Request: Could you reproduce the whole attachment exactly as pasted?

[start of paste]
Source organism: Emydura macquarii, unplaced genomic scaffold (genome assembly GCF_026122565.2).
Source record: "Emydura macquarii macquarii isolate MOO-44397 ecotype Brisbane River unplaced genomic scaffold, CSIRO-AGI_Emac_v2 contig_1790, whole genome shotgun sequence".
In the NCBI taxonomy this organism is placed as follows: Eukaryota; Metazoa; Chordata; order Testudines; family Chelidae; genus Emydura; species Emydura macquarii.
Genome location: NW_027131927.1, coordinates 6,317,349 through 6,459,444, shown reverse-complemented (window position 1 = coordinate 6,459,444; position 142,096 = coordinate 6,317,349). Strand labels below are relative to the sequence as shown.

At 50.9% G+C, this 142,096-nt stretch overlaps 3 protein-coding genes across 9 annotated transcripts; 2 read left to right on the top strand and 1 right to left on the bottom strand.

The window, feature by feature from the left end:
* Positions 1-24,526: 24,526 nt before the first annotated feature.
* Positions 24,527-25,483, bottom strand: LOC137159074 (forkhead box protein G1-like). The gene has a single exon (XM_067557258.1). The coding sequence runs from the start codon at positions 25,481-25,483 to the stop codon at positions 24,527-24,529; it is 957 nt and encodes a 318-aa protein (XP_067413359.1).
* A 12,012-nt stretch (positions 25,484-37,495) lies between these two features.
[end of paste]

Source organism: Emydura macquarii, unplaced genomic scaffold (genome assembly GCF_026122565.2).
Source record: "Emydura macquarii macquarii isolate MOO-44397 ecotype Brisbane River unplaced genomic scaffold, CSIRO-AGI_Emac_v2 contig_1790, whole genome shotgun sequence".
In the NCBI taxonomy this organism is placed as follows: Eukaryota; Metazoa; Chordata; order Testudines; family Chelidae; genus Emydura; species Emydura macquarii.
Genome location: NW_027131927.1, coordinates 6,317,349 through 6,459,444, shown reverse-complemented (window position 1 = coordinate 6,459,444; position 142,096 = coordinate 6,317,349). Strand labels below are relative to the sequence as shown.

At 50.9% G+C, this 142,096-nt stretch overlaps 3 protein-coding genes across 9 annotated transcripts; 2 read left to right on the top strand and 1 right to left on the bottom strand.

The window, feature by feature from the left end:
* Positions 1-24,526: 24,526 nt before the first annotated feature.
* Positions 24,527-25,483, bottom strand: LOC137159074 (forkhead box protein G1-like). The gene has a single exon (XM_067557258.1). The coding sequence runs from the start codon at positions 25,481-25,483 to the stop codon at positions 24,527-24,529; it is 957 nt and encodes a 318-aa protein (XP_067413359.1).
* A 12,012-nt stretch (positions 25,484-37,495) lies between these two features.